If you're interested in learning more about municipal bonds and our upcoming premium service Muni Markets Daily, email us at email@example.com. Municipal bonds stopped a month-long slump today and tried to follow in the footsteps of the Treasury market, which staged a rally in the afternoon.
Municipal securities were in no way able to follow government bonds in terms of the size of the gains, but a significant bid returned to tax-exempt securities for the first time since early February. In terms of day-to-day total returns: -- The high-grade, short end of the curve showed a total return of positive 0.02%, according to Municipal Market Advisors (MMA) data. -- The high-grade, intermediate part of the curve showed a total return of positive 0.10%. -- The high-grade, long end of the curve showed a total return of positive 0.12%. The high-grade marketplace of bonds rated double-A or better posted minor gains today. All morning and into the early afternoon high-grades were looking very stagnant. However, the 2:15 p.m. EDT Federal Reserve announcement shook things up and immediately afterward muni bonds started to steadily improve. Several large money managers stepped into the market looking to take advantage of tax-exempt securities that suddenly looked quite cheap when compared to the 10- or 30-year Treasury that made 45- and 25-basis points swings today. This bid along with several large banks turned the market around. In the non-investment grade sector of non-rated bonds or single-A and lower, milder gains were posted when compared to high-grades. Again, earlier in the day this sector was taking a beating as new issues in the single-A range were selling very cheap and acting to dilute the price of much outstanding debt. But lower-rated bonds could not escape the mid-afternoon turnaround of most fixed-income today and these credits also improved slightly.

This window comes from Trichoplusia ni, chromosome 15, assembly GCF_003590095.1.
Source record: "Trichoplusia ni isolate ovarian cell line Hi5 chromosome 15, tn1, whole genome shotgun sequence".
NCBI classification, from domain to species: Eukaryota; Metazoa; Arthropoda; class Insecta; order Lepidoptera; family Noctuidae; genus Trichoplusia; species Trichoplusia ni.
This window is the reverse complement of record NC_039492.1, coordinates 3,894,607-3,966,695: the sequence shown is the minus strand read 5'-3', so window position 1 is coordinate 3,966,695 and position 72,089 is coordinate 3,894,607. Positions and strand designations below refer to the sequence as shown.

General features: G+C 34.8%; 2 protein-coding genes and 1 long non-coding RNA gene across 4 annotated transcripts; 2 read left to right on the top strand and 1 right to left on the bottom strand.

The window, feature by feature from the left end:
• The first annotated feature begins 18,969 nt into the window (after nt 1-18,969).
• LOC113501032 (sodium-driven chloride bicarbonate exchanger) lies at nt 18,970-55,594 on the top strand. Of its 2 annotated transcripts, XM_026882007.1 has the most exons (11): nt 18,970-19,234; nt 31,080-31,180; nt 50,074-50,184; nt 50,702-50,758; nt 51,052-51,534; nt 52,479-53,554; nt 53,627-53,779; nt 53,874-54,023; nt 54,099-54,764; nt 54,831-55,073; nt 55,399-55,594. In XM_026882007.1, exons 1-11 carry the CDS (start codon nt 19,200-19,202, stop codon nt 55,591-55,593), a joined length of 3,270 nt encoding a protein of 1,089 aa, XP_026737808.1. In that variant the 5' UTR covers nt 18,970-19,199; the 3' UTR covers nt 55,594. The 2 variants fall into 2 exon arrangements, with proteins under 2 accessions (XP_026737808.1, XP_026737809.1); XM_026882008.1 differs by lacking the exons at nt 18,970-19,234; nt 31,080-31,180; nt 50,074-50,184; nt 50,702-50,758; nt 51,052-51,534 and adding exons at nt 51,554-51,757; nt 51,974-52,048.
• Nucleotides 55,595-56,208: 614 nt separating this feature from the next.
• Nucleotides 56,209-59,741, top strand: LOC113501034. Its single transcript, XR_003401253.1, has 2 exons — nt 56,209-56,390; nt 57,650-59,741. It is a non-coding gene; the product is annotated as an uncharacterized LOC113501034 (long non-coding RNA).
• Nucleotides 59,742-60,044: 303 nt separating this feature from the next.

The new-issue market was again large today as Wisconsin continued to offer bonds to retail investors and other deals moved into institutional pricings wherein large banks can buy the securities. There was concern that many of these deals were going to encounter more difficultly as the week progressed and prices continued to decline. However, with the change in market tone, word on the street is that many of the high-grade deals are now getting cleaned up. The market breathed a collective sigh of relief this afternoon because it was looking as though this $1 billion Wisconsin offering was really having a hard time.
Major deals priced today: -- $1.028 billion general fund annual appropriation bonds for Wisconsin; A1/AA-/A+; retail only. -- $450 million wastewater system revenue bonds for Los Angeles, Calif.; Aa3/AA/AA; institutions and retail. -- $445 million mental health services facilities improvement revenue bonds for the Dormitory Authority of the State of New York; NR/AA-/A; institutions and retail. -- $350 million general obligation bonds for the Los Angeles Community College District; Aa2/AA/NR; institutions and retail. Below is a look at The Bond Buyer's 30-year "visible" supply, or the total amount of announced issuance in the next 30 days. Today it reached over $19.5 billion, a record high for 2009. It is also well above the 3-year average, which is why supply has been on the minds of market participants in the past week or so.